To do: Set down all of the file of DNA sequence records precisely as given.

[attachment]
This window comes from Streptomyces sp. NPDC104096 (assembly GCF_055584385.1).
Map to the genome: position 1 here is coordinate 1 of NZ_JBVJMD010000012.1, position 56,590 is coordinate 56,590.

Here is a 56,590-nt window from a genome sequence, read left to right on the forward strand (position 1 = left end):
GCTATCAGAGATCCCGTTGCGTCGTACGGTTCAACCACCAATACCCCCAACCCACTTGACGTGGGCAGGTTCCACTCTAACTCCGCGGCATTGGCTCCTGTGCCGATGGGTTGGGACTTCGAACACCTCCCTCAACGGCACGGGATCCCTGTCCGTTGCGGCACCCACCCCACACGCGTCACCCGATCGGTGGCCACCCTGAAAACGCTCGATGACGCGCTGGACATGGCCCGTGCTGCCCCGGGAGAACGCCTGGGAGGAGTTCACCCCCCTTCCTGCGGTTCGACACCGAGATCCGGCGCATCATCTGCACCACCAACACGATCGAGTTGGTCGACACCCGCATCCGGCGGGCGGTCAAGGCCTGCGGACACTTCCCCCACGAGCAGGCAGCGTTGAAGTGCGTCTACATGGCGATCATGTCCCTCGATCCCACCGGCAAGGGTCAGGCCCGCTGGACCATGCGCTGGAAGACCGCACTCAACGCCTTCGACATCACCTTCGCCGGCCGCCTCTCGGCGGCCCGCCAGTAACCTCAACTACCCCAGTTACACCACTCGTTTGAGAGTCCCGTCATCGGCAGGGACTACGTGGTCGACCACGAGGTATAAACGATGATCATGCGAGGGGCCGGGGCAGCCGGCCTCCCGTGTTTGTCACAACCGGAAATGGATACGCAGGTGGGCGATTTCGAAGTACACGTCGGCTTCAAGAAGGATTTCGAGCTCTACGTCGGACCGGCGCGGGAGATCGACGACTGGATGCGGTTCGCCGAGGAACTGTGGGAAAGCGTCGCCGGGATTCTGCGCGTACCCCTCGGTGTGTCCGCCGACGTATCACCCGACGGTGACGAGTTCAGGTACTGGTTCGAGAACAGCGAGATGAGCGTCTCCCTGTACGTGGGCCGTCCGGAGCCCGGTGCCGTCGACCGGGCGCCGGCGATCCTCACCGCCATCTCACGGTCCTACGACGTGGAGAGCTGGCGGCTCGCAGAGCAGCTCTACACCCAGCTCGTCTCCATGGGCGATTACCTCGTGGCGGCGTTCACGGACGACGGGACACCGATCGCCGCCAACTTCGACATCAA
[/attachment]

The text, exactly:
This window comes from Streptomyces sp. NPDC104096 (assembly GCF_055584385.1).
Map to the genome: position 1 here is coordinate 1 of NZ_JBVJMD010000012.1, position 56,590 is coordinate 56,590.

Here is a 56,590-nt window from a genome sequence, read left to right on the forward strand (position 1 = left end):
GCTATCAGAGATCCCGTTGCGTCGTACGGTTCAACCACCAATACCCCCAACCCACTTGACGTGGGCAGGTTCCACTCTAACTCCGCGGCATTGGCTCCTGTGCCGATGGGTTGGGACTTCGAACACCTCCCTCAACGGCACGGGATCCCTGTCCGTTGCGGCACCCACCCCACACGCGTCACCCGATCGGTGGCCACCCTGAAAACGCTCGATGACGCGCTGGACATGGCCCGTGCTGCCCCGGGAGAACGCCTGGGAGGAGTTCACCCCCCTTCCTGCGGTTCGACACCGAGATCCGGCGCATCATCTGCACCACCAACACGATCGAGTTGGTCGACACCCGCATCCGGCGGGCGGTCAAGGCCTGCGGACACTTCCCCCACGAGCAGGCAGCGTTGAAGTGCGTCTACATGGCGATCATGTCCCTCGATCCCACCGGCAAGGGTCAGGCCCGCTGGACCATGCGCTGGAAGACCGCACTCAACGCCTTCGACATCACCTTCGCCGGCCGCCTCTCGGCGGCCCGCCAGTAACCTCAACTACCCCAGTTACACCACTCGTTTGAGAGTCCCGTCATCGGCAGGGACTACGTGGTCGACCACGAGGTATAAACGATGATCATGCGAGGGGCCGGGGCAGCCGGCCTCCCGTGTTTGTCACAACCGGAAATGGATACGCAGGTGGGCGATTTCGAAGTACACGTCGGCTTCAAGAAGGATTTCGAGCTCTACGTCGGACCGGCGCGGGAGATCGACGACTGGATGCGGTTCGCCGAGGAACTGTGGGAAAGCGTCGCCGGGATTCTGCGCGTACCCCTCGGTGTGTCCGCCGACGTATCACCCGACGGTGACGAGTTCAGGTACTGGTTCGAGAACAGCGAGATGAGCGTCTCCCTGTACGTGGGCCGTCCGGAGCCCGGTGCCGTCGACCGGGCGCCGGCGATCCTCACCGCCATCTCACGGTCCTACGACGTGGAGAGCTGGCGGCTCGCAGAGCAGCTCTACACCCAGCTCGTCTCCATGGGCGATTACCTCGTGGCGGCGTTCACGGACGACGGGACACCGATCGCCGCCAACTTCGACATCAA